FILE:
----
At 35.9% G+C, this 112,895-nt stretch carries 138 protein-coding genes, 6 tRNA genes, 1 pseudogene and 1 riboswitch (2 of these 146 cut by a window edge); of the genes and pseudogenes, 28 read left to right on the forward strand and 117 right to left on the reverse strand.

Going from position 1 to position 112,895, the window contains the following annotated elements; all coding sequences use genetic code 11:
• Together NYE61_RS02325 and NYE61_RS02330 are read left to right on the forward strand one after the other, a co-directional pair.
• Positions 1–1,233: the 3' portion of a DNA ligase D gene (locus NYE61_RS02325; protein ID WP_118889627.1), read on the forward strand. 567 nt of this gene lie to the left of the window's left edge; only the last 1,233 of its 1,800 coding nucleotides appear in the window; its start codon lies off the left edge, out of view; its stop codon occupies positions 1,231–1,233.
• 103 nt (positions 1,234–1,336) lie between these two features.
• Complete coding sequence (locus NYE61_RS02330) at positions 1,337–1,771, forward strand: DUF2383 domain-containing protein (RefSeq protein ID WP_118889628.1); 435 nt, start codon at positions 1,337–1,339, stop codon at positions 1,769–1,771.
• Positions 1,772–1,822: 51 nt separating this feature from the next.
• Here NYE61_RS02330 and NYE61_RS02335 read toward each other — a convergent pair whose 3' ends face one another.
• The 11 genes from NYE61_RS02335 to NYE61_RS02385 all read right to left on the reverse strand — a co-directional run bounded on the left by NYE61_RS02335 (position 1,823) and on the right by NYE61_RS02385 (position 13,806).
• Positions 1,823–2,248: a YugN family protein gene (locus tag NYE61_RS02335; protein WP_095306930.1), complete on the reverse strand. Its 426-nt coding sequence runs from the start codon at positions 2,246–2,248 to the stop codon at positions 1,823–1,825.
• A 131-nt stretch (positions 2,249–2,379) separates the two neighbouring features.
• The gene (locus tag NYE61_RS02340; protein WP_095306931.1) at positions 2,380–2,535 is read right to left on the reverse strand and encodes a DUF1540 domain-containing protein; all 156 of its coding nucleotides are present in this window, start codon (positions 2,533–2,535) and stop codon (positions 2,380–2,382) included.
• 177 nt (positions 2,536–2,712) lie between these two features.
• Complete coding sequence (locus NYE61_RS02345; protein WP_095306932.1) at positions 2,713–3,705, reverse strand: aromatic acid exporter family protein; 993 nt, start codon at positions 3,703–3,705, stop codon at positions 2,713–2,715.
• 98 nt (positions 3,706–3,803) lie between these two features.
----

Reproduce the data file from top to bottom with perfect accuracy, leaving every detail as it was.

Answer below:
At 35.9% G+C, this 112,895-nt stretch carries 138 protein-coding genes, 6 tRNA genes, 1 pseudogene and 1 riboswitch (2 of these 146 cut by a window edge); of the genes and pseudogenes, 28 read left to right on the forward strand and 117 right to left on the reverse strand.

Going from position 1 to position 112,895, the window contains the following annotated elements; all coding sequences use genetic code 11:
• Together NYE61_RS02325 and NYE61_RS02330 are read left to right on the forward strand one after the other, a co-directional pair.
• Positions 1–1,233: the 3' portion of a DNA ligase D gene (locus NYE61_RS02325; protein ID WP_118889627.1), read on the forward strand. 567 nt of this gene lie to the left of the window's left edge; only the last 1,233 of its 1,800 coding nucleotides appear in the window; its start codon lies off the left edge, out of view; its stop codon occupies positions 1,231–1,233.
• 103 nt (positions 1,234–1,336) lie between these two features.
• Complete coding sequence (locus NYE61_RS02330) at positions 1,337–1,771, forward strand: DUF2383 domain-containing protein (RefSeq protein ID WP_118889628.1); 435 nt, start codon at positions 1,337–1,339, stop codon at positions 1,769–1,771.
• Positions 1,772–1,822: 51 nt separating this feature from the next.
• Here NYE61_RS02330 and NYE61_RS02335 read toward each other — a convergent pair whose 3' ends face one another.
• The 11 genes from NYE61_RS02335 to NYE61_RS02385 all read right to left on the reverse strand — a co-directional run bounded on the left by NYE61_RS02335 (position 1,823) and on the right by NYE61_RS02385 (position 13,806).
• Positions 1,823–2,248: a YugN family protein gene (locus tag NYE61_RS02335; protein WP_095306930.1), complete on the reverse strand. Its 426-nt coding sequence runs from the start codon at positions 2,246–2,248 to the stop codon at positions 1,823–1,825.
• A 131-nt stretch (positions 2,249–2,379) separates the two neighbouring features.
• The gene (locus tag NYE61_RS02340; protein WP_095306931.1) at positions 2,380–2,535 is read right to left on the reverse strand and encodes a DUF1540 domain-containing protein; all 156 of its coding nucleotides are present in this window, start codon (positions 2,533–2,535) and stop codon (positions 2,380–2,382) included.
• 177 nt (positions 2,536–2,712) lie between these two features.
• Complete coding sequence (locus NYE61_RS02345; protein WP_095306932.1) at positions 2,713–3,705, reverse strand: aromatic acid exporter family protein; 993 nt, start codon at positions 3,703–3,705, stop codon at positions 2,713–2,715.
• 98 nt (positions 3,706–3,803) lie between these two features.